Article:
HK protesters agree to talks

By Agatha Yuen Source:Global Times Published: 2014-10-8 0:48:07

Number of demonstrators dwindles as city returns to order

A pro-democracy protester reads a newspaper at Hong Kong's Mong Kok district on Tuesday. Photo: AFP

The number of protesters on the streets of Hong Kong has dwindled significantly after government representatives met with protest leaders and agreed to formal talks before the end of the week.

The massive protest in Hong Kong, organized by the Occupy Central movement, entered its 11th day Wednesday, after paralyzing parts of the city center.

Three representatives from the Hong Kong Special Administrative Region (SAR) government held a third meeting with leaders of pro-democracy group, the Hong Kong Federation of Students, on Tuesday evening.

Both parties have yet to talk about the solutions to or the details of the current political situation, but they agreed in the second round of preparatory talks Monday that they will hold a public meeting later this week. The government has also agreed with the three conditions laid out by the protest group that several rounds of dialogue will be held, that the student leaders must be treated as equals and that the government must implement the outcome of the negotiations.

Lester Shum, the deputy secretary-general for the student federation, said at a press conference after Monday's meeting that they are planning to talk with Hong Kong's Chief Secretary Carrie Lam Cheng Yuet-ngor by Sunday. The exact date and location of the talks are to be confirmed. He also told reporters that both parties have agreed that the formal talks will be direct and mutually respectful.

Protesters removed the barricades that were blocking access to the government headquarters on Monday after receiving a warning from the government, allowing civil servants to return to work. Schools in Hong Kong's central district are also reopening. However, several streets, which house offices for international banks, luxury malls and the main stock exchange, remained barricaded.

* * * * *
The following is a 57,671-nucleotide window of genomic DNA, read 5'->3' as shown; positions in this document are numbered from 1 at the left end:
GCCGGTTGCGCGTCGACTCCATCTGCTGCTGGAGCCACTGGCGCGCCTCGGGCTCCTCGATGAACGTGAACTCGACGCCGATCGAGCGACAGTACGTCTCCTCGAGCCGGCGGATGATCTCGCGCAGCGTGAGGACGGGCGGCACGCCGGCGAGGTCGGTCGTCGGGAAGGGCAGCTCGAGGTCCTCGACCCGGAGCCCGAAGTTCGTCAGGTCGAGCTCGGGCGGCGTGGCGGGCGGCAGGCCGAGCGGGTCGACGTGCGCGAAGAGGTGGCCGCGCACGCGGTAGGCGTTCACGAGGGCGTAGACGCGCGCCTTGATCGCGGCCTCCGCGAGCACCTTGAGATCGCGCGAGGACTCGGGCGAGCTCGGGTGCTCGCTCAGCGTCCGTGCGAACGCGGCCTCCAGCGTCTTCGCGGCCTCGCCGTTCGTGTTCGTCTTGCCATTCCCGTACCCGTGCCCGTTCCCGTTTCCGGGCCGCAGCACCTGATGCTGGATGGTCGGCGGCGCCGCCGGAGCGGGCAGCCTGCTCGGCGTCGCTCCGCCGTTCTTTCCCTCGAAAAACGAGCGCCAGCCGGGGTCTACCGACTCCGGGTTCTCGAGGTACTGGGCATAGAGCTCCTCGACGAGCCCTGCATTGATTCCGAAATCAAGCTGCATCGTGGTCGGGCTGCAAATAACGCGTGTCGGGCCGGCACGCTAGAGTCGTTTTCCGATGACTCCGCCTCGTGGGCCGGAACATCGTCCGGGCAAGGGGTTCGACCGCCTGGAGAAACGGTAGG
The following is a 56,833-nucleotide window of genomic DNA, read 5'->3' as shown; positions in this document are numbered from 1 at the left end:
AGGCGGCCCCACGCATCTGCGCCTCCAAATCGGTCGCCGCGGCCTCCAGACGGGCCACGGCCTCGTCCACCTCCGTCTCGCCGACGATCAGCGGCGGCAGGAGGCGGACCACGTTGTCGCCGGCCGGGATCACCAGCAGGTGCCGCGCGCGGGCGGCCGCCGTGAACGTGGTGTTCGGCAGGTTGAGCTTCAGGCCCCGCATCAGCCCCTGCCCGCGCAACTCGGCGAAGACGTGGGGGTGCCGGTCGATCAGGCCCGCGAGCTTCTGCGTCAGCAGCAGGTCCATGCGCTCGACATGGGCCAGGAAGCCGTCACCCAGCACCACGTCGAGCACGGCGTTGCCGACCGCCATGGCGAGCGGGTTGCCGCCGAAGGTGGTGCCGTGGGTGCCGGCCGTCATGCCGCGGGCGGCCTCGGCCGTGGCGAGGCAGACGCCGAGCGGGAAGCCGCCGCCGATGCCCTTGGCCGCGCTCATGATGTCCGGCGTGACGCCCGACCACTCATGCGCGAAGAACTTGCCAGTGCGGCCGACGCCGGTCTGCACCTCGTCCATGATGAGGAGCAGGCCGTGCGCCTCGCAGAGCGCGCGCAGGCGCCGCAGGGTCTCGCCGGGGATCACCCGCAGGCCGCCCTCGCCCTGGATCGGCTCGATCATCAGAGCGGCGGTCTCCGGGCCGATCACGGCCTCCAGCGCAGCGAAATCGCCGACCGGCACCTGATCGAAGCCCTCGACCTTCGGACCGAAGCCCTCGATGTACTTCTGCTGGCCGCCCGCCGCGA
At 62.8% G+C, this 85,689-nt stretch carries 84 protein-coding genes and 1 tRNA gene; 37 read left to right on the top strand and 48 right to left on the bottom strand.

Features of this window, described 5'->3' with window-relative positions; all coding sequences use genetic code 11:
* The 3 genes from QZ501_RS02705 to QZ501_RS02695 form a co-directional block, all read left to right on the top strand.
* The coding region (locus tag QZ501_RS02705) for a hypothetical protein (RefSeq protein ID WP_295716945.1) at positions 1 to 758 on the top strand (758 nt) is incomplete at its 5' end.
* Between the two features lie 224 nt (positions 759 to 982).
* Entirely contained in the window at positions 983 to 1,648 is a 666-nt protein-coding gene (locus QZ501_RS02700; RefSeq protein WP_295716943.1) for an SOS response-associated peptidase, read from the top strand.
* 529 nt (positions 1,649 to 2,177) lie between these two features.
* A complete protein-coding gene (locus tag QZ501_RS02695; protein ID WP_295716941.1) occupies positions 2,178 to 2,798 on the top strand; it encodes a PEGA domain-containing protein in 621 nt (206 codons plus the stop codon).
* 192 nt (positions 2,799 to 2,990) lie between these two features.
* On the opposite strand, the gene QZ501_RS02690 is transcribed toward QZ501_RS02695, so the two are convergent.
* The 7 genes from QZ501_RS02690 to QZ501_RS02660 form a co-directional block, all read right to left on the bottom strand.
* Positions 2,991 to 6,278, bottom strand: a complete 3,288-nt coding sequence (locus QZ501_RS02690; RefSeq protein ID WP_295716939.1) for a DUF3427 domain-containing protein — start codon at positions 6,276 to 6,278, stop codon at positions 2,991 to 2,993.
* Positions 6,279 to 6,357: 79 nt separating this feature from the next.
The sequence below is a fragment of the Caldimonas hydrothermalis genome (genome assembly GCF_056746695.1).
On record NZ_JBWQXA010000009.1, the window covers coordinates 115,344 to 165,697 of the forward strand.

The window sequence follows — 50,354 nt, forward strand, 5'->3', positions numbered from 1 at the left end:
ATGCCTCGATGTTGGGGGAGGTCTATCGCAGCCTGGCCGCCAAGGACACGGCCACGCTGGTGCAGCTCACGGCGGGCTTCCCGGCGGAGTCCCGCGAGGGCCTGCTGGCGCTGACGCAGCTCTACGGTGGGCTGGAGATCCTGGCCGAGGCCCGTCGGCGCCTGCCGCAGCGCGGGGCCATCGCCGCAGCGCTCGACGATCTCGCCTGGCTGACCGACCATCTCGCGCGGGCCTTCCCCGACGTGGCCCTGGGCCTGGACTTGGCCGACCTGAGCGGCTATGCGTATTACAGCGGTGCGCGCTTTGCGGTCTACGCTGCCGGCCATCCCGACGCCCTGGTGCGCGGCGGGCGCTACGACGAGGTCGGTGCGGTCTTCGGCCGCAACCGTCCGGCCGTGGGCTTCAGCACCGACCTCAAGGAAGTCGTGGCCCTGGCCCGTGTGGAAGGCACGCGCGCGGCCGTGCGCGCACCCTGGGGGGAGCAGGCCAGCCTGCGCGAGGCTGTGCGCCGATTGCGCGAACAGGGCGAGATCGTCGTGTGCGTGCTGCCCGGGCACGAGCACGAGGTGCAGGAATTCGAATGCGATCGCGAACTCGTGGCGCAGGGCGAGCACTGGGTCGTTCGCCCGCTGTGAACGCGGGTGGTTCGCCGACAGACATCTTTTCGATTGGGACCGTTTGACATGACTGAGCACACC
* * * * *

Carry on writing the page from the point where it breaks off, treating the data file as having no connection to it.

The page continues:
Protesters demanded the resignation of the SAR's Chief Executive Leung Chun-ying and that Hong Kong residents are allowed to directly elect a new chief executive in 2017.

Zhang Dinghuai, deputy head of the Hong Kong and Macao Basic Law Research Center of Shenzhen University, said the SAR government is unlikely to compromise during the formal talks and grant direct elections in 2017. 

"To override the National People's Congress (NPC) decision on 2017 electoral reform is impossible. It is also impossible for the SAR government to promise anything outside the electoral framework. Both parties can only discuss details within the framework," Zhang said.

Whether the student federation will limit its discussions to within the electoral framework will become critical in the upcoming formal talks.

Zhang said the protest movement is unlikely to last even if the two parties fail to reach an agreement.

"The movement has already caused huge inconvenience to local people. It has seriously affected traffic, local retail businesses and the financial industry. Many countries have issued a travel warning for Hong Kong. The people will not continue to tolerate this. Even if the government is not going to take any legal action, Hong Kong residents will demand it," he said.

On Tuesday, around 1,500 Hong Kong residents held a demonstration outside the headquarters of Next Media Ltd, accusing its chairman Jimmy Lai Chee-ying of instigating and funding the Occupy Central movement, reported the website of the Hong Kong-based Ta Kung Pao newspaper on Tuesday.

Lai, who is well known for his outspoken opposition to the government, was reported to have held a secret meeting with Paul Wolfowitz, former US deputy secretary of defense, in late May.

An editorial from the Oriental Daily, a Hong Kong newspaper, stated that external forces are attempting to use Hong Kong as a means to destabilize the Chinese mainland.

"It may not seem to be a color revolution but it is indeed trying to turn into a color revolution," the editorial said.

It also said that the movement will not last long. "In fact, many young participants joined the movement with passion and ideals. But since many protesters also want to see a stable and prosperous city and they are not willing to become a political tool, the movement will not last long. It is time for the students to return home and the people to return to their original routine," it added.

Pro-democracy protesters have paralyzed Hong Kong's main commercial and financial districts for more than a week.

Thousands of protesters have been illegally occupying the streets in Mong Kok, Admiralty and Causeway Bay, causing schools to be closed and buses routines to be rescheduled.

The protest is triggered by the NPC's announcement of the Hong Kong 2017 electoral reform as activists claimed that the universal suffrage framework will exclude "democratic candidates."

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